Holmes of Kyoto – 04 – The Sashimo Grass on Mount Ibuki

Aoi keeps having a dream where her boyfriend and best friend keep pairing off the moment she leaves for Kyoto. But in the waking world it’s time for the Gion Festival, which means both Holmes and Aoi don yukatas while at work. Akihito, the brother from last week’s case, stops by to properly thank Holmes, who is quick to stop him from sexually harassing an unwitting Aoi, who suddenly finds herself in the midst of two very handsome young men.

It’s a week of running into exes, apparently, because not only does Holme’s ex Izumi stop by to have a dish appraised (and vents about how she’s not so sure about her new husband, who sounds like a dick!), but Aoi’s friends arrive for the festival, with her ex-boyfriend and best friend in tow. Her friends praise her for how good she looks in her yukata, but it’s soon clear what their true motives are.

Sanae and Katsumi know what they did was shitty, and they’re seeking forgiveness, using their mutual friends (who simply want an end to the conflict and the awkwardness that comes with it) as cover. Aoi is about to let everyone off the hook, but internally, she’s about to lose it. So it’s a good thing Holmes shows up, not only to raise her spirits, but to make her ex jealous enough to protest, leading his new girlfriend to slap him.

Aoi no doubt felt unbearably alone, especially considering she had figured out the message Izumi was trying to send to Holmes through the mugwort-patterned bowl she made on Mt. Ibuki. It’s a nice synthesis of pottery and poetry that also demonstrates that Aoi’s also a smart cookie when it comes to connecting artistic dots.

The thing is, Holmes is done with Izumi. She may now have some regrets about the choice she made, but he’s not about to bail her out. Instead, he comes to Aoi’s rescue in a time of dire need, when her supposed friends all had her backed into a corner.

I’m really enjoying the subtle courtship between these two, who were after all only brought together after each of them was betrayed by the ones they loved. So far, their dynamic, and the show’s highbrow bookish demeanor, are enough for me to overlook how freakin’ awful the show looks.

Advertisements

Black Bullet – 02

black21

Would so many of Tokyo’s elite promoter-initiator pairs really stand around like idiots and wait for the obviously telekinetic bag guy to fire their bullets right back at them? I’m not sure, but it’s definitely a big power move that establishes to everyone that the half-man, half-machine Hiruko Kagetane and his adorable daughter/initiator Kohina are not to be trifled with. Kagetane challenges all the other pairs to find the case before he does, or forfeit their lives, and while he may have caught them with their pants down, there’s still no reason to think he won’t follow through on that threat.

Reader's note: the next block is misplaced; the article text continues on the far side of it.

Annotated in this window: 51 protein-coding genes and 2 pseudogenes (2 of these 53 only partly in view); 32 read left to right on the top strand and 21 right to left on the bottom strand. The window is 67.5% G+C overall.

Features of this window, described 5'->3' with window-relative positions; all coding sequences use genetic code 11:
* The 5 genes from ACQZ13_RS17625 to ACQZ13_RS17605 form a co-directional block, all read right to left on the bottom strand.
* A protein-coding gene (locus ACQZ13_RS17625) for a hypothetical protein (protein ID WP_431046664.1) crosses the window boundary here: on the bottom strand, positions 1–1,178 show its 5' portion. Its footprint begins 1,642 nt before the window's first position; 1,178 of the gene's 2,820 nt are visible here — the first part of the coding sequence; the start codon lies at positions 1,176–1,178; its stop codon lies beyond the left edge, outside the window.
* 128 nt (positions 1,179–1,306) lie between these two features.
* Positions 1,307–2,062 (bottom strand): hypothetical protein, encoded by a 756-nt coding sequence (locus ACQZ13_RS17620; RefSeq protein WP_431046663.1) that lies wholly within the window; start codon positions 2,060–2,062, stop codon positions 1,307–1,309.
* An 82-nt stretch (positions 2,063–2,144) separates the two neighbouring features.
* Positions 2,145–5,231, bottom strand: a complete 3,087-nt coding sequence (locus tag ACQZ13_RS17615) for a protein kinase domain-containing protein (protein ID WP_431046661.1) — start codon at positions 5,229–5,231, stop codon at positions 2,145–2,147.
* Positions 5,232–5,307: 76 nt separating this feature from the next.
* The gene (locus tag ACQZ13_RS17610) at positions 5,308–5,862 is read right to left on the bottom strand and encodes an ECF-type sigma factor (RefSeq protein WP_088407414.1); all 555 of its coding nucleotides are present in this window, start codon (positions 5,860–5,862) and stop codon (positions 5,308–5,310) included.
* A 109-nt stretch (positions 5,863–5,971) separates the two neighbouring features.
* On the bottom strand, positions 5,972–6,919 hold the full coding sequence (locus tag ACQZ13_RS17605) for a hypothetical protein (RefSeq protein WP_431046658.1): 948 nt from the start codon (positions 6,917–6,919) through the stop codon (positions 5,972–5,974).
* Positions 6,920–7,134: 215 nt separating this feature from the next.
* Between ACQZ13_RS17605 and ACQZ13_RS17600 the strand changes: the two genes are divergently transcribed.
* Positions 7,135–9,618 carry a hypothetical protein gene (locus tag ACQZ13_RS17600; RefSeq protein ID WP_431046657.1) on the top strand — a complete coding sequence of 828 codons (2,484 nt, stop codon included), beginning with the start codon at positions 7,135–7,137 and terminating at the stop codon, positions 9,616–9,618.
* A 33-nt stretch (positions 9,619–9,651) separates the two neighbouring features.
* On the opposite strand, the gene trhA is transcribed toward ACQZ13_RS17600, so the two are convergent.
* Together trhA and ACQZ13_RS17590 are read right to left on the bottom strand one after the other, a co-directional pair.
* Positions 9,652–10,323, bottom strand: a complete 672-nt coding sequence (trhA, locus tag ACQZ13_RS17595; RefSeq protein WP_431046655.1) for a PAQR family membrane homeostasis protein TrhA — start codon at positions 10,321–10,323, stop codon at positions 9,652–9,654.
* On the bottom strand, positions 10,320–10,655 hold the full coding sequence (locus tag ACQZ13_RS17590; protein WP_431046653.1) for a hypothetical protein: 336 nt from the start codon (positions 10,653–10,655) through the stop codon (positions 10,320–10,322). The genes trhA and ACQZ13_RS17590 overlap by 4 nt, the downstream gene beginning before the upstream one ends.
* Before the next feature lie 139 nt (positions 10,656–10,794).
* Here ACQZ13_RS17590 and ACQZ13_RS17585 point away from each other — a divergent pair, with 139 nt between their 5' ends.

black22

The case he seeks contains something that the wrong hands could use to bring down the barriers that protect Tokyo from the Gastrea. But as casually murderous and destructive as Kagetane is, he’s not the only evil dwelling here. In its second episode Black Bullet establishes that “cursed children” are pariahs of society, forced to the rough outskirts of the city, and even rounded up and shot in dark corners when they dare to venture in. For every citizen who actively hates, harms, and subjugates them, there seem to be three more who will do nothing to stop it.

blac23

Even Satomi falls into the pit of inaction when faced with an injustice, though he avoids a bad situation out of fear of exposing or involving Enju through escalation. The show plays a neat trick before the incident where Satomi “proves” the bracelets Enju bought for them don’t work by declaring he loves her. At the same time, he bristles when the other promoter refers to his initiator as a mere tool or asset to exploit to optimum effect. Enju is far more than that to him, and we learn he’s gone beyond what many other promotors would have to raise and protect her. The flashback really nicely drove that point home.

black24

Whatever part of Kagetane is still human is much like Satomi, protecting his daughter just as fiercely—moreso, since he’s far more powerful than Satomi. But while Satomi has striven to give Enju a normal, happy human life, Kohina and her dad are the opposite. They won’t fit into the current system has provided for them. They’re a common product of sustained prejudice and injustice; they are the pot boiling over. Enju flees to her old home, perhaps afraid of being a burden or even danger to Satomi, her self-worth likely having been thoroughly eroded by the barbs of her classmates (its implied Kagetane started the rumor at her school).

black25

But what she must have come to realize (while hiding in the sewer while he spoke up for her) is that Satomi needs her. He’s the man he is today because of her, and no other initiator will do. I really hope she lets Satomi find her soon. The two of them must keep their footing in the narrow middle ground between the corruption and in society and the rage of the man in the mask. Tokyo may not deserve to be utterly destroyed, but nor can things remain the way they are with regard to the cursed children. But nothing can happen if Satomi and Enju are apart.

8_brav